One character that really caught my attention was none other than Father Ralph de Bricassart. You really can’t help but imagine Richard Chamberlain when you’re reading this character in the book; he really embodied a lot of the characteristics that defines Ralph the character. He’s confident, he’s ambitious, he’s also very much torn between his love for God, his ambition to rise within the Church hierarchy and his love for Meggie (it’s often pointed out that he was torn between two things but I believe he’s torn between three things, that his love for and service to God and his ambition to move up the Church hierarchy were sort of two different things at certain points in his life). Sometimes you do wonder why he ended up where he did because he seems like the type of man who could’ve been better off in government or a lawyer or something that’s outside the Church because in many ways, the way the Church runs was very restricting to someone like Ralph. It’s compelling because it’s the age-old wisdom of “you can’t have everything” and yet he still tries, much to the disappointment and disaster that comes out of it. For the most part, he is aware of who he is, of what he wants, but at the same time he can’t seem to detach himself away from Meggie and his feelings for her. I think McCullough did a wonderful job of presenting this dilemma in Ralph; she could’ve easily gone too far to the point of making me wish I could smack him for his stupidity of playing it both ways but she made him a very compelling character that you feel sympathic towards. The story of the thorn bird that he tells Meggie when she was a child is a symbol of Ralph and Meggie’s decisions in life.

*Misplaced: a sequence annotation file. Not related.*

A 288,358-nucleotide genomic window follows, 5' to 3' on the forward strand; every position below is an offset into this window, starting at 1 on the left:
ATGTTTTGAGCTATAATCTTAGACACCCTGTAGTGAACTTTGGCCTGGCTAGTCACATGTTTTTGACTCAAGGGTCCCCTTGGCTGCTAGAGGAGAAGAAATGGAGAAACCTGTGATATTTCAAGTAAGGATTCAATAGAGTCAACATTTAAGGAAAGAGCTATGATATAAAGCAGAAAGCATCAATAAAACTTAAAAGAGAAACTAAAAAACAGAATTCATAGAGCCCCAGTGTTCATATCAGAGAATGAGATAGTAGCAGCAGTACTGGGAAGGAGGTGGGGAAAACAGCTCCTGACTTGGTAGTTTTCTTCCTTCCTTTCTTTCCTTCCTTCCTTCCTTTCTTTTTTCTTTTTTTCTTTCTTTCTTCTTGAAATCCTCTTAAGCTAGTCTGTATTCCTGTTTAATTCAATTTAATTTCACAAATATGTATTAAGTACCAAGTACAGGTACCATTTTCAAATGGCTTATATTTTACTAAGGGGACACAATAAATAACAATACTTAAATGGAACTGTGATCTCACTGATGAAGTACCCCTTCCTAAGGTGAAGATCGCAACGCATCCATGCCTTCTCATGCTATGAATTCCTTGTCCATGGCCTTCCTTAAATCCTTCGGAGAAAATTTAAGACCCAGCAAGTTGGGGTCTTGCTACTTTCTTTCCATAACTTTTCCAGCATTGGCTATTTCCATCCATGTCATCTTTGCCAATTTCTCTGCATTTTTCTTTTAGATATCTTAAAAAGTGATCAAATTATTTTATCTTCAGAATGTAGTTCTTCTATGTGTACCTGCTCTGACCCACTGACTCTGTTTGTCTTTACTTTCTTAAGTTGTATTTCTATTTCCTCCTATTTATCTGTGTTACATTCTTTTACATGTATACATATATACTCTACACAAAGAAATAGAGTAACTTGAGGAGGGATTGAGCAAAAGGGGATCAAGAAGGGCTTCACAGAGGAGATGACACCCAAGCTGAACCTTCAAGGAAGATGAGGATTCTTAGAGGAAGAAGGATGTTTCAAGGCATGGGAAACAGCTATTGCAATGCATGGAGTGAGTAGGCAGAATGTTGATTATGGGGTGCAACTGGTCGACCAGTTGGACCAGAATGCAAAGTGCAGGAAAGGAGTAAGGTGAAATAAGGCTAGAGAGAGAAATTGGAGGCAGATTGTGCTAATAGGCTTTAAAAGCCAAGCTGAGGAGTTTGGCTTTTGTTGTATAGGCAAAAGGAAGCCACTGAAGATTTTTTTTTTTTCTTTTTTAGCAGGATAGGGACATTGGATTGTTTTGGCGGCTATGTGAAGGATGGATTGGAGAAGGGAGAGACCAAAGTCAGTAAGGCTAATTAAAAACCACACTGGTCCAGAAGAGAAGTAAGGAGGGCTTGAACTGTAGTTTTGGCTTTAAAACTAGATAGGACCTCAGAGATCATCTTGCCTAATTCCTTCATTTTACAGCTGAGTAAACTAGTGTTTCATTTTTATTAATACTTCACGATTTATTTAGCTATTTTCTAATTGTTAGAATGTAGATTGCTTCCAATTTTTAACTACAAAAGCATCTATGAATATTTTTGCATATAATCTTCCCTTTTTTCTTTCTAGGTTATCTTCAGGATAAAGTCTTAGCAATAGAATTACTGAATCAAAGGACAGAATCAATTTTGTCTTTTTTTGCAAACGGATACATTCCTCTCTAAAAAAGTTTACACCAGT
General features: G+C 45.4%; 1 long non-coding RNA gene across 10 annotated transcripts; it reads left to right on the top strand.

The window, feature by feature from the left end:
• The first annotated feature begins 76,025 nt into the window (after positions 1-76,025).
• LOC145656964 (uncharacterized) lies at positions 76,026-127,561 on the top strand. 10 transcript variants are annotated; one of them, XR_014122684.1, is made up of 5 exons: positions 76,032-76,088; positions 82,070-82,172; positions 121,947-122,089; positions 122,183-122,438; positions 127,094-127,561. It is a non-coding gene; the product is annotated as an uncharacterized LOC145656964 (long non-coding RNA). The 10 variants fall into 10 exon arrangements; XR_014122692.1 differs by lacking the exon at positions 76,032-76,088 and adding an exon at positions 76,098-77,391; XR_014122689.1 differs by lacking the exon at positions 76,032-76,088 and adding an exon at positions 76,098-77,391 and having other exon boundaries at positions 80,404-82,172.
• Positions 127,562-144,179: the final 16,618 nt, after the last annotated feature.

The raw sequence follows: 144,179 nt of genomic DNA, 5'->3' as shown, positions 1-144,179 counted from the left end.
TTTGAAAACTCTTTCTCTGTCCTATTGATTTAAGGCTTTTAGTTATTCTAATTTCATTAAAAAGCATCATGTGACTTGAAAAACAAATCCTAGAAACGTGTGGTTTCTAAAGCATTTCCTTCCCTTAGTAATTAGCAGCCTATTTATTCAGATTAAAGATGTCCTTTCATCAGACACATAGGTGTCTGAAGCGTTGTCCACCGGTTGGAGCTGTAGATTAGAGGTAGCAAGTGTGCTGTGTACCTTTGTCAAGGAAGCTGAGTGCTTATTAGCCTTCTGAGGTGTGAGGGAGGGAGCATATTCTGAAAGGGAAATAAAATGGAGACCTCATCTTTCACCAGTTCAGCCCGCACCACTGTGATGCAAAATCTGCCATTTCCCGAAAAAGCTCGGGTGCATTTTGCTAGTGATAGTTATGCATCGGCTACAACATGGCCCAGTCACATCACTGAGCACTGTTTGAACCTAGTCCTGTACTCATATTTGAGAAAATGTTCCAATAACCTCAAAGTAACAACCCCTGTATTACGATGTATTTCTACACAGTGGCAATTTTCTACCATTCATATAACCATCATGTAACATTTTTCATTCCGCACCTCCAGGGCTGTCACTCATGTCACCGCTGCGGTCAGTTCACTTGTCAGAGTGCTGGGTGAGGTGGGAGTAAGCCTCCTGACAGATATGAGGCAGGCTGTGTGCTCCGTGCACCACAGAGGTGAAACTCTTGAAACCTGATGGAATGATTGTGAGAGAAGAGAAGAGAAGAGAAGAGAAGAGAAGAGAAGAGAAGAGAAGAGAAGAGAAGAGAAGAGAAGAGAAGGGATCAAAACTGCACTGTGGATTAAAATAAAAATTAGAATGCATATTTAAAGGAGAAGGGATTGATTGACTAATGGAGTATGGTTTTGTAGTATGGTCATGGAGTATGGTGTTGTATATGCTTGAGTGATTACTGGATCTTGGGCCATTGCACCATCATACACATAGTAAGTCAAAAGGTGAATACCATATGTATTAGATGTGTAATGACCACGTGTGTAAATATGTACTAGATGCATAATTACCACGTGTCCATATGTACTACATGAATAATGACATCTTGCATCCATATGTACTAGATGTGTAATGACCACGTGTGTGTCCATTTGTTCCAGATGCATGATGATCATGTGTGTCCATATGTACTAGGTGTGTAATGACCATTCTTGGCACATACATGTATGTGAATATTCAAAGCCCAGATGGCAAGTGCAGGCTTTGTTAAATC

Meggie is also an interesting character, central as she is the one that bridges between the first generation of Clearys and the third generation. You really feel sorry for her as a character; the only daughter of Fee and Paddy Cleary, she is often neglected by her mother and looked over for being a girl. This is one reason why Ralph takes such a sudden interest in her at first; she’s alone with no friends beyond her brother Frank (who shortly leaves, the first in a series of disappointments for Meggie). Her relationship with Ralph is something that cannot be separated from her character because of her love for him; despite of the fact that he’s a priest and he’s come in and out of her life, he’s to be the only man that’s been constant in her life. Her attempts to break free of that cycle only resulted in further pain on her part with further disappointments in other attachments. Reflecting her mother’s experiences a generation before her, her entrenchment in her feelings for Ralph resulted in the uneven and fragile relationships with her children. But what’s interesting about Meggie, and it’s pointed out in the novel, is that despite of these disappointments, she still reaches out and loves people (unlike Justine, who grows up sarcastic and closed off from any sort of meaningful relationship). It’s a very courageous thing to do, to love and forgive despite how many times people disappoint you and abandon you. I don’t know what to think of Meggie at the end of the novel; is she truly happy? I think the miniseries made it clear that given all that happened and given her permanence in Drogheda, she can never truly move beyond the past, but I think she’s made her peace with it.